By Andrew Sullivan

There should be a more forceful effort to defend people with professional careers. When doctors and lawyers and other professions start talking about freedom ideas, they give the freedom more credibility. At the same time, many professions are coming under attack from government when they need to be defended.

On July 12 of this year, the dark ages arrived. Remember when the Pope excommunicatedCopernicus for saying the Earth revolved around the Sun? The U. S. Congress took the time to condemn a little known research report from the American Psychological Association (APA), an organization representing 159,000 clinicians, researchers and educators. The vote was unanimous. Considering the amount of junk science Congress has accepted as fact, Congress should have stayed silent.

The study was about sexual contact between adults and minors (those under age 18) and found that in some cases, there was little or no negative impact from the sexual contact. Such a study was too much for Judith Reisman, columnist for WorldNetDaily, an Internet publication. Reisman went on a rampage attacking the report as promoting pedophilia using words in a vague manner without definition; "child", "sex" and "abuse". Reisman is joined by other "cultural conservatives" such as the Family Research Council.

Unfortunately, Reisman and other criticsof the APA are doing more to harm victims of sexual abuse by allowing juvenile delinquents to get away with unacceptable behavior by claiming "victim" status. The public is being put into a state of hysteria about child sexual abuse because Reisman has essentially doubled the amount of people whom she thinks should be classified as victims. The critics of the APA want to gloss over the details of consent, of puberty and the force and cost of the law. The critics think if you're under 18 and have sex with an adult, you're a victim and if you are older than 18 and have sex with someone under 18, you are a child rapist. The critics can get away with it, because psychology is a soft science and not a hard science like math or chemistry.

Check your papers. Take a look around. Are there stories of sexual molestation, about rape and incest? Does the story mention a teen-ager or small child? Was the sex forced? What I find is not small girls nailing their bedroom door shut to keep daddy away, but many teen-agers engaged in sexually delinquent behavior with adults. Often the delinquents are teen-age boys but sometimes they are teen-age girls.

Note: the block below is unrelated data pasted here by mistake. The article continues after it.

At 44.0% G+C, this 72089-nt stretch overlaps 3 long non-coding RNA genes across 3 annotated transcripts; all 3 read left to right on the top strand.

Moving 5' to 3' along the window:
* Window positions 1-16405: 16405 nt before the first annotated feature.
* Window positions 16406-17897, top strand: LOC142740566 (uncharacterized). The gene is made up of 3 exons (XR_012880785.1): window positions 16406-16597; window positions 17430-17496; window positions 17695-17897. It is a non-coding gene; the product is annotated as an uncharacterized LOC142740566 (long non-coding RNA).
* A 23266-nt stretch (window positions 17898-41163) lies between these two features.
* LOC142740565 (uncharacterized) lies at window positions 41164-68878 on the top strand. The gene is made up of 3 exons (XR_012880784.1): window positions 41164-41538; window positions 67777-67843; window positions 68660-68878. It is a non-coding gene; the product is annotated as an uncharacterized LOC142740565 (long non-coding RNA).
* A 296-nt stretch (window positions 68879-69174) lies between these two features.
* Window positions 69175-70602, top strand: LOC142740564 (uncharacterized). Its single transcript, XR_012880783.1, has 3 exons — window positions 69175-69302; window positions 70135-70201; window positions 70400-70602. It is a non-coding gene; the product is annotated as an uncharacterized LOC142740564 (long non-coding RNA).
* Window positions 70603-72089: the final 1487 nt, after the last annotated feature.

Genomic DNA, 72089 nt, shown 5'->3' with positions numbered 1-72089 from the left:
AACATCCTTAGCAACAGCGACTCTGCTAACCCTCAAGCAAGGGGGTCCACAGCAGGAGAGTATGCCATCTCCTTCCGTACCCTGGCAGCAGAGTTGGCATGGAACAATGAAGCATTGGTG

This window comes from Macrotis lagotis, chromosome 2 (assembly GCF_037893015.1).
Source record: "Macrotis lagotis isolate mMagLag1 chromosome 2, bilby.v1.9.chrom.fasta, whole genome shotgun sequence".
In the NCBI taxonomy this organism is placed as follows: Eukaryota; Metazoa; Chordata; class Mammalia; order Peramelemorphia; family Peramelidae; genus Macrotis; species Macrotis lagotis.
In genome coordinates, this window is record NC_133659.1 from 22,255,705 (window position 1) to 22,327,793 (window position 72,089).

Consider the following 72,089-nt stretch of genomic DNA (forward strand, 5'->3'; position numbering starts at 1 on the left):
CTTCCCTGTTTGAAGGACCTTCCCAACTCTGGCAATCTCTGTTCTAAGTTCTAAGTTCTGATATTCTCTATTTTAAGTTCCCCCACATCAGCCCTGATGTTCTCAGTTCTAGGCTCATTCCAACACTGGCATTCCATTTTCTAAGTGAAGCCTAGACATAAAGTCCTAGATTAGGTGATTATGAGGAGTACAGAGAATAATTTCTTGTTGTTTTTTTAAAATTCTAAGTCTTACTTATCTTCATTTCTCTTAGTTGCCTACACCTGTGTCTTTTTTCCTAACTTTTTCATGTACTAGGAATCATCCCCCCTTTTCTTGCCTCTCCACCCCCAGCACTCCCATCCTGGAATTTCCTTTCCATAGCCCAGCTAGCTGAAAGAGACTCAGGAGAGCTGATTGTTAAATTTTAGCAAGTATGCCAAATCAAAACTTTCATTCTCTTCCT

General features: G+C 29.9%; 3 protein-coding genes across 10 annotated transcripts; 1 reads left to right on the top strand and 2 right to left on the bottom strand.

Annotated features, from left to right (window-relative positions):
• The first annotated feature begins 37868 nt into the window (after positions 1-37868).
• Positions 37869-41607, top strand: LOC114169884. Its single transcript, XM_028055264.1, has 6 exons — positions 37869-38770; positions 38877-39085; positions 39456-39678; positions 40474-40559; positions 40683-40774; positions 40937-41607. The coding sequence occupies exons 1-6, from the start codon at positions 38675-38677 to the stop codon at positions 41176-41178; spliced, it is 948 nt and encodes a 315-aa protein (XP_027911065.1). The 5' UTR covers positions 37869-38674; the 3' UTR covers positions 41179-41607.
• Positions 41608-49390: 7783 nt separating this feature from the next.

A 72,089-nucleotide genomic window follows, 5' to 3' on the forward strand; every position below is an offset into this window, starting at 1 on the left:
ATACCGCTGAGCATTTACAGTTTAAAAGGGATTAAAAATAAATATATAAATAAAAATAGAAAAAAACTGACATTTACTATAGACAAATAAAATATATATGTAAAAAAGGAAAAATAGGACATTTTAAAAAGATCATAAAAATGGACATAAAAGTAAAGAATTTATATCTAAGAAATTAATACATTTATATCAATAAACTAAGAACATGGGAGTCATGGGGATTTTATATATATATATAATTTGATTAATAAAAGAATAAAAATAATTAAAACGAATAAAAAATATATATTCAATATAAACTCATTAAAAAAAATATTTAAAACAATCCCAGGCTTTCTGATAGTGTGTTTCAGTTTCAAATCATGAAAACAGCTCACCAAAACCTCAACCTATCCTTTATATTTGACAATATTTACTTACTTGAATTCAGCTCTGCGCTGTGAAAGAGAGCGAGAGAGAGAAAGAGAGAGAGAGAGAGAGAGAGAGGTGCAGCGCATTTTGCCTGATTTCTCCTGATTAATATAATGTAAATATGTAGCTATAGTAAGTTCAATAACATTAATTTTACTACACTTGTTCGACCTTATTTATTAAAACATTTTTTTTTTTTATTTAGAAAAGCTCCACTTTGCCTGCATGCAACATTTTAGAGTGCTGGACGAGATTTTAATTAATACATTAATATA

I found several cases where a 14 year old boy impregnated a considerably older woman. I also found a few cases where gay teenage boys sought out men. In one case, a man was sentenced to 2 years in jail for a one-second fondling of the genitals of a teen-age boy who expressed sexual interest in the man. Such teen-agers must be held accountable for their actions and should not be allowed to claim victim status. Nor should the adults involved be labeled sexual predators. This does not even begin to take into consideration the errors that are appearing in sex offender registration lists.

Worse yet, over the years the APA and the mental health profession have had to adjust the way they council patients and the way they define mental health because the Courts are making the same failed mistakes of glossing over important details between abuse which produces a victim and sexual delinquency which is irresponsible behavior. Today, a mental healthprofessional no longer has doctor-patient privacy. If the patient admits to any crime of sexual contact between an adult and a minor, the therapist has to report it to police. The result is that most sexual predators will most likely have to be caught by the police before they ever seek help.

The APA has responded, stating sexual abuse is wrong and subject to criminal penalties. Wary of Congress and the impact of the law on the APA, the organization has now gone "child friendly", warning that children are spending too much time alone. Will the APA throw out science out of fear of losing Congressional funding for other studies? For the first time in APA's 107-year history of publishing, it has sought independent expert evaluation of the scientific quality of the article that has come under attack.

People who love freedom may be tempted to ignore the issue as too controversial, but I don't think it can be avoided. The hysteria over child sexual abuse is leading to massive lawsuits, need for liability insurance, invasive background checks and a paranoid public where many people simply refuse to baby-sit or assist children. The amount of professionals impacted by the hysteria is great. From teachers to doctors to social workers, all must deal with children at some point and the amount of hysteria over "child sexual abuse" has made it difficult to help children at all, while expanding very expensive actions to attack child sexual abuse which often is not abuse but sexual delinquency.

The attack on science and the exploitation of science for the purpose of politics is dangerous. If we don't speak out now, when? Will we wait for children to sue the sugar industry for creating tooth cavities? Will we allow a teen-ager who holds up a store with a gun to sue the store for offering tempting products he can not afford? If the tobacco industry can be sued for offering tobacco and the gun industry for selling guns, you can bet the trend will spread.

[This article originally appeared in the September/October 1999 issue of THE THOUGHT.]